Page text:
Chrysler is teaming up with Sprint to upgrade the maker’s Uconnect infotainment system, adding embedded features that will turn the vehicle into a “hot spot on wheels.”
The U.S. automaker was one of the first to offer telematics technology but, in recent years, slipped behind competitors such as Ford with its popular Sync technology. The new Uconnect system will add a variety of features, including voice-operated texting and the ability to connect a laptop computer or smartphone to the vehicle’s built-in WiFi hotspot.
“When we look at the car, we see another smartphone,” said Matt Carter, president of wholesale and emerging solutions at Sprint. “And what we’re really good at is really innovating customer experiences, devices, underlying platforms and bringing all of those together to create the kind of customer experience that we hope leads toward responsible driving for the passenger and driver.”
Virtually every major automaker now offers some form of telematics system. The challenge is to add features while also simplifying operation – which is why most makers are adopting advanced voice-control technologies. That’s also a plus as the industry comes under increased scrutiny from federal safety regulators worried about distracted driving – which is blamed for roughly one of every 11 U.S. traffic fatalities.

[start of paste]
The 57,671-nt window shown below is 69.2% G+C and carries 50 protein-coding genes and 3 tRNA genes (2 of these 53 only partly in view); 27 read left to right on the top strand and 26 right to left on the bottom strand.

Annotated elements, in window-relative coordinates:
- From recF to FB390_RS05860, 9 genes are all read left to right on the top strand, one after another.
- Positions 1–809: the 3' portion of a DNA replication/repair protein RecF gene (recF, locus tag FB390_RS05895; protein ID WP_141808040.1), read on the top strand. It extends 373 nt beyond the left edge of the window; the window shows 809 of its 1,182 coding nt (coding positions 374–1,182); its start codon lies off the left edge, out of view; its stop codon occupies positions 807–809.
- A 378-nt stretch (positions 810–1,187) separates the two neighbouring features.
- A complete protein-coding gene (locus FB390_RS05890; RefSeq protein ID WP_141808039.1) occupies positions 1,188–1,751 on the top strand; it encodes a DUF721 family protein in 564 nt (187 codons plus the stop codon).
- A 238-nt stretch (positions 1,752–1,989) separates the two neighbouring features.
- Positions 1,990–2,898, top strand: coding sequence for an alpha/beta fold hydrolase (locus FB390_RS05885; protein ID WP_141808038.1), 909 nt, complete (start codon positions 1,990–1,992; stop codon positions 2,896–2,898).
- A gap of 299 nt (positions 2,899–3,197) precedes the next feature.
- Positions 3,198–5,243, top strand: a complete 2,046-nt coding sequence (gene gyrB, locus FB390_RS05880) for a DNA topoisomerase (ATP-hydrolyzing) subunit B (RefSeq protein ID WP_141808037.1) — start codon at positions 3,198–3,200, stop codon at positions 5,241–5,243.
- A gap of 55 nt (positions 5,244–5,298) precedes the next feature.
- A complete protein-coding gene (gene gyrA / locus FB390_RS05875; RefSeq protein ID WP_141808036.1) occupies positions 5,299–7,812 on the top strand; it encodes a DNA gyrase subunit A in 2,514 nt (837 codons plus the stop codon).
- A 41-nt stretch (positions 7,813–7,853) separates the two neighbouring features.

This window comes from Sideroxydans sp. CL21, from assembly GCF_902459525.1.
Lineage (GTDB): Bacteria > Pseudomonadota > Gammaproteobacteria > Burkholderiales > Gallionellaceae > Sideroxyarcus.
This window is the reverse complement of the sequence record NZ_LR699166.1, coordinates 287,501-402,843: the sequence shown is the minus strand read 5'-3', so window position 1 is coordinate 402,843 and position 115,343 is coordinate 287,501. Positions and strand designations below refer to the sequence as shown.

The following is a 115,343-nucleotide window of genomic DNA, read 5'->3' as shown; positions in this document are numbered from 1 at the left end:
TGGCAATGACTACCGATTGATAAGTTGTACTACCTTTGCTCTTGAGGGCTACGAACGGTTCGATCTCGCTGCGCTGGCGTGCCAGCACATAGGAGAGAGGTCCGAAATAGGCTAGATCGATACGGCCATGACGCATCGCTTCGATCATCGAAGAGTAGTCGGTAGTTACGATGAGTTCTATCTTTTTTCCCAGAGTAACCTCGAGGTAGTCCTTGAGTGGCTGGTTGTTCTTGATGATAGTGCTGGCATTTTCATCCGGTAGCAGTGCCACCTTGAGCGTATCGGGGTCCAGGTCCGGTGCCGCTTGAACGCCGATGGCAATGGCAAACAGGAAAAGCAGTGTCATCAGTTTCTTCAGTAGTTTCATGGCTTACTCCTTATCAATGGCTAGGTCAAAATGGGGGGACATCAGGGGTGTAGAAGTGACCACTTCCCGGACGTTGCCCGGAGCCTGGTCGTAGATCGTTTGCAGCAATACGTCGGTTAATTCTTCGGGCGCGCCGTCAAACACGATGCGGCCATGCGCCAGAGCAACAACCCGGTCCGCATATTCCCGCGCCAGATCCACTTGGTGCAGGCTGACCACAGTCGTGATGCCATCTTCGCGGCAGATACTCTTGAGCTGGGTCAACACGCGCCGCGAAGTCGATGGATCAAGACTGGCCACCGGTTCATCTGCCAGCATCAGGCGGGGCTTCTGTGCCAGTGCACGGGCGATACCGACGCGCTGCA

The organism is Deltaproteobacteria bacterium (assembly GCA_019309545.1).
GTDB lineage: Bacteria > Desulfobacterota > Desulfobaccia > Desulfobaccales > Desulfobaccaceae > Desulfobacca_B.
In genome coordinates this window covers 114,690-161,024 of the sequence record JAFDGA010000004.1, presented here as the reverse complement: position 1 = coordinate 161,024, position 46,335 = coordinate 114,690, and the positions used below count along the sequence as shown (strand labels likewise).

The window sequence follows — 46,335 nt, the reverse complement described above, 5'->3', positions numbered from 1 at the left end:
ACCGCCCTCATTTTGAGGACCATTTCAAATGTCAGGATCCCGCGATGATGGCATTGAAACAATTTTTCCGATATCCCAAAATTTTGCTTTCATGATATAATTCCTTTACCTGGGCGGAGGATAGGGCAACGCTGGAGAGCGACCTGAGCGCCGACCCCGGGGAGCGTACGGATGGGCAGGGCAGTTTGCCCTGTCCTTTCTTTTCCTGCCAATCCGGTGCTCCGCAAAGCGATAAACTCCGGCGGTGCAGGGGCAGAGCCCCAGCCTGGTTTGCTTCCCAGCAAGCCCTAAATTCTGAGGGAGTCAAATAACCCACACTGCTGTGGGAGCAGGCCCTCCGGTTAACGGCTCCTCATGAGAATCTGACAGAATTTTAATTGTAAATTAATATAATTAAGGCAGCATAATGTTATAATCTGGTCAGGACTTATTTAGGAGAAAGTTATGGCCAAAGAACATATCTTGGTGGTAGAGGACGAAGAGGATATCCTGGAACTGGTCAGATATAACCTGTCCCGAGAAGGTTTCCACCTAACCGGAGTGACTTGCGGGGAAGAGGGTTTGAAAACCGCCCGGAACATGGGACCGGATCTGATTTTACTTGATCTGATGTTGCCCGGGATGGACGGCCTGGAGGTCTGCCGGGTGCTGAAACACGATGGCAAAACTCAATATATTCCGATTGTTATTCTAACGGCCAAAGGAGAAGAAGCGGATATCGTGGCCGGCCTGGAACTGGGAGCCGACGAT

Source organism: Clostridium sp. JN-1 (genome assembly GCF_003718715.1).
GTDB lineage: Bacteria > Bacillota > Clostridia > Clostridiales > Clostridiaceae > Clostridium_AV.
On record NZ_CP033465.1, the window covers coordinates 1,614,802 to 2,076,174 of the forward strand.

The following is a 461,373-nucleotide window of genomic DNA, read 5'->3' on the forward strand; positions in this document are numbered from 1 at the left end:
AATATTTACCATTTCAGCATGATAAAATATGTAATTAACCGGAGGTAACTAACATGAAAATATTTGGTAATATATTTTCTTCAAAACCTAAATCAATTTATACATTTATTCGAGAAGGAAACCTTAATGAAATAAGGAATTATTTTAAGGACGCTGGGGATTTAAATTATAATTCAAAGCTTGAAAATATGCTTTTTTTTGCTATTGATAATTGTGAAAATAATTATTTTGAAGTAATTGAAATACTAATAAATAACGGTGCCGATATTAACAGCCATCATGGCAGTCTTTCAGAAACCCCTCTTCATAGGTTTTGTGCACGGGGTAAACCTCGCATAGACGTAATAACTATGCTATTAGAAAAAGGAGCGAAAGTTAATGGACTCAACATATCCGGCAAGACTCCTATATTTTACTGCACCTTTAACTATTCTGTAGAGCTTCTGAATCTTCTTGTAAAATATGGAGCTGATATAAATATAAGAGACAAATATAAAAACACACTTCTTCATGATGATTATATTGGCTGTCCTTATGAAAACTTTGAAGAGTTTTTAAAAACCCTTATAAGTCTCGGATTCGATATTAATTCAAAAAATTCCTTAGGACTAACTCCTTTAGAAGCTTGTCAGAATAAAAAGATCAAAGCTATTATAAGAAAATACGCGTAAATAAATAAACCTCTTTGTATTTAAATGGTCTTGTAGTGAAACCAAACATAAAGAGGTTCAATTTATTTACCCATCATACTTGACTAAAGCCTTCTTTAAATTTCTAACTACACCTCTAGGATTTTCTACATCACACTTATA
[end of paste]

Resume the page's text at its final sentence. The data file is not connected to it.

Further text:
The new Uconnect upgrade permits a motorist to send a text message by speaking in a natural voice while also simplifying the process of entering an address into the navigation system, minimizing the number of prompts required.
The vehicle also can tap into the Sprint data network and allow passengers to tie in multiple devices, such as laptop computers or smartphones, via WiFi.
“It is basically providing a hot spot on wheels,” explained Matt Zenios, head of Chrysler’s Uconnect service.
The Sprint-based system isn’t entirely unique. It integrates a number of features found in other telematics systems, such as the ability to remotely lock and unlock the doors or have emergency responders automatically notified in the event of a crash – both services first introduced by General Motors’ OnStar.
The hot spot concept, meanwhile, was earlier introduced on the A7 and other Audi models.
Some of the basic features of the updated Uconnect will be offered without charge. But the hot spot and more advanced services will carry an additional fee, according to Chrysler.
Chrysler approached a number of telecommunications companies before agreeing to work with Sprint. The two companies won’t discuss the financial arrangements of the deal, however. Motorists will still be able to link phones from other service providers, such as AT&T and Verizon, to the new Uconnect system.
The updated Uconnect will debut this autumn in the redesigned 2013 Ram 1500 pickup and new SRT Viper models and then be rolled out in other Chrysler products.
The maker is hoping to lure in the growing number of young buyers who are more keen on electronic technology than traditional automotive selling points like power and performance. But analysts warn that simply coming up with a high-feature telematics system doesn’t guarantee success.
Ford, for example, has been repeatedly criticized for problems with the MyFordTouch interface used to control its latest telematics system. It was one reason why the Ford Edge was listed by Consumer Reports as one of “Five Popular Cars to Avoid.”
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